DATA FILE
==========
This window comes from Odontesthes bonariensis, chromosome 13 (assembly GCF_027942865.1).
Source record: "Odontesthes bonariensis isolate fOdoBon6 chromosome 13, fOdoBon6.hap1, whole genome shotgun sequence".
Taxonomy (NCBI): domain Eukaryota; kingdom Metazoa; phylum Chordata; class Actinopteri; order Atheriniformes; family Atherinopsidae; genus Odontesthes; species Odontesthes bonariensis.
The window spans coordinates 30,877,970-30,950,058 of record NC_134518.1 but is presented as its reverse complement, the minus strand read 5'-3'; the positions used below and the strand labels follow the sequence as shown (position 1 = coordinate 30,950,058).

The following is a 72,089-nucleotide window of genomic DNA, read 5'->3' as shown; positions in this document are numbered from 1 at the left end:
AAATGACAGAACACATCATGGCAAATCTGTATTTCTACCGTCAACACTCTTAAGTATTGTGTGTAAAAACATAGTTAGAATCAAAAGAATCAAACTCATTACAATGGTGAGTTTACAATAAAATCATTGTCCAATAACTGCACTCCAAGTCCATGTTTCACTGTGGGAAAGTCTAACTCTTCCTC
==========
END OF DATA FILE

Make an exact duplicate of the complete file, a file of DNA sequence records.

This window comes from Odontesthes bonariensis, chromosome 13 (assembly GCF_027942865.1).
Source record: "Odontesthes bonariensis isolate fOdoBon6 chromosome 13, fOdoBon6.hap1, whole genome shotgun sequence".
Taxonomy (NCBI): domain Eukaryota; kingdom Metazoa; phylum Chordata; class Actinopteri; order Atheriniformes; family Atherinopsidae; genus Odontesthes; species Odontesthes bonariensis.
The window spans coordinates 30,877,970-30,950,058 of record NC_134518.1 but is presented as its reverse complement, the minus strand read 5'-3'; the positions used below and the strand labels follow the sequence as shown (position 1 = coordinate 30,950,058).

The following is a 72,089-nucleotide window of genomic DNA, read 5'->3' as shown; positions in this document are numbered from 1 at the left end:
AAATGACAGAACACATCATGGCAAATCTGTATTTCTACCGTCAACACTCTTAAGTATTGTGTGTAAAAACATAGTTAGAATCAAAAGAATCAAACTCATTACAATGGTGAGTTTACAATAAAATCATTGTCCAATAACTGCACTCCAAGTCCATGTTTCACTGTGGGAAAGTCTAACTCTTCCTC